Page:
I am covering a relatively short stretch of the railway—a mere 3,188 miles—from the shores of Lake Baikal to Moscow. Since boarding on the shores of Lake Baikal six days ago, I’ve visited the city of 18)Irkutsk, 19)Novosibirsk, the beautiful city of 20)Ekaterinburg, and 21)Kazan. I’ve also crossed the 22)Urals—albeit in the 23)pitch dark and in the comfort of the dining car—and passed effortlessly from Asia to Europe, experiencing the changes in people, countryside and architecture between the two continents. I’ve spent enough time on the train to be familiar with her noises and movements. I feel her effort as she 24)labors uphill or shifts awkwardly round corners, and find the 25)snatched glimpses of the tracks underneath my feet as I walk between carriages and the noisy clatter of metal on metal reassuring rather than merely alarming. I can now also mispronounce sufficient Russian phrases to greet the train staff as I squeeze past them on my way to the restaurant car and to ask Sergei, my carriage attendant, for a cup of tea. This he delivers to my compartment in a podstakannik, a large, traditional tea glass with delicate 26)filigree 27)casing.
我的旅程相对短一点——只有3188英里——从贝加尔湖滨到莫斯科。自从六天前在贝加尔湖边上车以来,我已经参观了伊尔库次克市和诺沃西比尔斯克市,探访了美丽的叶卡捷琳堡,以及喀山市。我还穿越了乌拉尔山脉——尽管外面一片漆黑,而我身处舒适的餐车里——毫不费力地从亚洲来到了欧洲,感受到了两片大陆上的人物、景致和建筑之间的差异。在火车上待了足够长时间之后,我已经熟悉了其声响动静,我能感觉到她倾尽全力地爬坡,又笨拙地拐弯。在走过车厢连接处时,我能趁机瞥一瞥脚下的钢轨,金属撞击发出的咔哒声与其说是扰人心神,不如说听着让人感觉心安。现在,当我到餐车去,与列车员擦肩而过时,我那发音不准的俄语已经足够应付与他们打个招呼,还可以向我的车厢服务员塞盖要一杯茶。他用“泡兹塔坎尼克”装了一杯茶送到我的包间。那是一种传统的大玻璃茶杯,杯上带有精致的金银丝纹饰。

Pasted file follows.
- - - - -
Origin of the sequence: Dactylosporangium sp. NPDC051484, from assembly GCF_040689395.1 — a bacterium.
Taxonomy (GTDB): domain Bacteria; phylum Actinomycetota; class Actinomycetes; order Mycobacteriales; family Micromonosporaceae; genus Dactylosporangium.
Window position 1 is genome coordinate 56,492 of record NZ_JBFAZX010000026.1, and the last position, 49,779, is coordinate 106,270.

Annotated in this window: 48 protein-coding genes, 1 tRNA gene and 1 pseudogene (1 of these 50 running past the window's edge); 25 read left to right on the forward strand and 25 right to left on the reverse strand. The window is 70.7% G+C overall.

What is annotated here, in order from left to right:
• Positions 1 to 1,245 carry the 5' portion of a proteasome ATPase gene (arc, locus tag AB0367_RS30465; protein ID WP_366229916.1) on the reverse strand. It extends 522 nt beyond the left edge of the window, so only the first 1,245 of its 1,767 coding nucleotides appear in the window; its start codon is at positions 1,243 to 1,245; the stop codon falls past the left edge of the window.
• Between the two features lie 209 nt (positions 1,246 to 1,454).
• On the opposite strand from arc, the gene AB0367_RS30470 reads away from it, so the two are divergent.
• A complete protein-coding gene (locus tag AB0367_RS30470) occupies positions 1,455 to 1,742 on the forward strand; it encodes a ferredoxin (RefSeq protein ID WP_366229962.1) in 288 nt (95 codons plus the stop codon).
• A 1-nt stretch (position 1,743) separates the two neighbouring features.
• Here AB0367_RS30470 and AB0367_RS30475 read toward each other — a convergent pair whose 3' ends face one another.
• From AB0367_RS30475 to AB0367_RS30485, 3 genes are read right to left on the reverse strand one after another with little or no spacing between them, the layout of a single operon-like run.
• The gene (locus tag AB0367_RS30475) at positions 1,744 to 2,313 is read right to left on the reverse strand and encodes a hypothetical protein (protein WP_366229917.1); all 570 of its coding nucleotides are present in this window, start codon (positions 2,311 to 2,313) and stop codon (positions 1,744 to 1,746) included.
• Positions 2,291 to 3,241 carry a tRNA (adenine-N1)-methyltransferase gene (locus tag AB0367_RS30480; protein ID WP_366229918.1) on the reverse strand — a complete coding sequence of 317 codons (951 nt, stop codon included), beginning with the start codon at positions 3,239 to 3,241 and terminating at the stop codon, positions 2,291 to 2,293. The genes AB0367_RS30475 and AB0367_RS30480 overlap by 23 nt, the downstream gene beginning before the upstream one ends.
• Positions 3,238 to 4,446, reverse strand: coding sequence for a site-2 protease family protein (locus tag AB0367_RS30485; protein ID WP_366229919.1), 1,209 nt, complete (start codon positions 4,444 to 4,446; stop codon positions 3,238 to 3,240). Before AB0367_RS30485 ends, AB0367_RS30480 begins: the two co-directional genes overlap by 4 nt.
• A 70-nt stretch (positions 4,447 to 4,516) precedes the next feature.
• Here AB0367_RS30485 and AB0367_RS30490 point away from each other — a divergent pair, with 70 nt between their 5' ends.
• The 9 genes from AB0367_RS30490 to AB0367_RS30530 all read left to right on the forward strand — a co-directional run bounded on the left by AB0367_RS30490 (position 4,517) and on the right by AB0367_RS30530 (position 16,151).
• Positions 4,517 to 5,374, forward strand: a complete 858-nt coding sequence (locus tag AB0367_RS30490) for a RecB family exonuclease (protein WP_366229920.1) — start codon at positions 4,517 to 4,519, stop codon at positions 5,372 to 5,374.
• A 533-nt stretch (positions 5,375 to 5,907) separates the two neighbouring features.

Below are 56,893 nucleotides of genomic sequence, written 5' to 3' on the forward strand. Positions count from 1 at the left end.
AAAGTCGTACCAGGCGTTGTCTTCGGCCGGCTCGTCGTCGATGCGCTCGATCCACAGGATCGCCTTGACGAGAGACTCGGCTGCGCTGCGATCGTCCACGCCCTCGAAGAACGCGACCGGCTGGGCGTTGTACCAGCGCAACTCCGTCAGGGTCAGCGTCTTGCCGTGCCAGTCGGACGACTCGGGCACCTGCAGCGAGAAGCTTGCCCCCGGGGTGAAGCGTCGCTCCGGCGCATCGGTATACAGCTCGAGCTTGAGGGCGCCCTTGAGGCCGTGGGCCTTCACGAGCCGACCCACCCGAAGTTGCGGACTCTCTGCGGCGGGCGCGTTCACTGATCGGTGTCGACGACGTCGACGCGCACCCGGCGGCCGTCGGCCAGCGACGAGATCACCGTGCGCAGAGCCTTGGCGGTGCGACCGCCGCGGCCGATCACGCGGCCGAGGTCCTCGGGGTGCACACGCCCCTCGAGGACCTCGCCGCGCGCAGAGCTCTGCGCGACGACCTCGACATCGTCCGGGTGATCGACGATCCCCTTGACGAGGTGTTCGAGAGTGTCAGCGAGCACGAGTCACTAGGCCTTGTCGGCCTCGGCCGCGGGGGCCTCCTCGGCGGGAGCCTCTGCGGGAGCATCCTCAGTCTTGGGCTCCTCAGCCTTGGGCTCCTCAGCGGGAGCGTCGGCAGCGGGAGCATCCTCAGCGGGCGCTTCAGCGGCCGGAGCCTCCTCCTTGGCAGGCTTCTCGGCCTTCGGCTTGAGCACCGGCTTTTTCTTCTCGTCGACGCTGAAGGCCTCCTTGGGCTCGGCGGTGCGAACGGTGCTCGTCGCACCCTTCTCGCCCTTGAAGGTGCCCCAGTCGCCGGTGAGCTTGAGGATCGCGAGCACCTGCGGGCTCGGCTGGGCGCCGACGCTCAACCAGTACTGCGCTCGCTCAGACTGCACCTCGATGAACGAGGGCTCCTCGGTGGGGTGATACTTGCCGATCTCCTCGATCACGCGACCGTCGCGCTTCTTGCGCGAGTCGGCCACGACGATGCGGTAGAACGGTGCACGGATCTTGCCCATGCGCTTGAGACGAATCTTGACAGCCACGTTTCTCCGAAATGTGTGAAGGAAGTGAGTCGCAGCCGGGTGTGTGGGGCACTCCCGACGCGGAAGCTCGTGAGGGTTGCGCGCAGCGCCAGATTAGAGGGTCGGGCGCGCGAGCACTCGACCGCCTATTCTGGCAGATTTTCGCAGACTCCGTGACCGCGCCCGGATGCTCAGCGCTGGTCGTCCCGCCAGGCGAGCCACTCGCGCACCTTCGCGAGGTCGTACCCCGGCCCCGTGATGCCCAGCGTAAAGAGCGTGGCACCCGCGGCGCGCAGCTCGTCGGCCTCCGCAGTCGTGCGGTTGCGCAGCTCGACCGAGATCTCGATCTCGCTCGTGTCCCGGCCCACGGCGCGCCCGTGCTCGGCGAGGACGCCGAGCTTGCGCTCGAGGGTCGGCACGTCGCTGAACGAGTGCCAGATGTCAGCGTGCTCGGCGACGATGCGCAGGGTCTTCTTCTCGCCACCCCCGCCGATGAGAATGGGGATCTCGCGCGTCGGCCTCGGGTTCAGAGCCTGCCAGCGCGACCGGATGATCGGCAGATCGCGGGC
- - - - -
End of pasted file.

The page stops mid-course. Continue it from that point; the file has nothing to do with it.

I am fortunate to have the luxurious space of a 28)Tsar’s Gold two-29)berth compartment, one of six in my carriage, complete with an armchair, table, sofa—which Sergei folds out each night into a large, comfortable bed—wardrobe and 30)en suite with a surprisingly good shower. All compartments 31)boast a small radio, which we’re encouraged to leave on, for it offers announcements about forthcoming stops as well as local music. So, between bursts of thigh-slapping 32)Cossack music and melancholic 33)Slavic singing, a voice crackles out in Russian, German and English with announcements such as: “We will be arriving at 34)Zuma at 4:32pm Moscow time. The train will stop for seven minutes.” During these brief halts, passengers stretch their legs on the platform, snatch puffs on cigarettes and stock up on snacks and essentials from the ubiquitous Russian 35)kiosks. The glass fronts of these tiny structures are crammed with an array of biscuits, jars of pickled vegetables, fish, eggs and who knows what else: cigarettes, soap, matches—36)you name it. Almost invisible to the eye, the kiosk’s 37)proprietor peers from a small window in the center of this sea of products, through which an arm extends to take your rubles and deliver your purchases.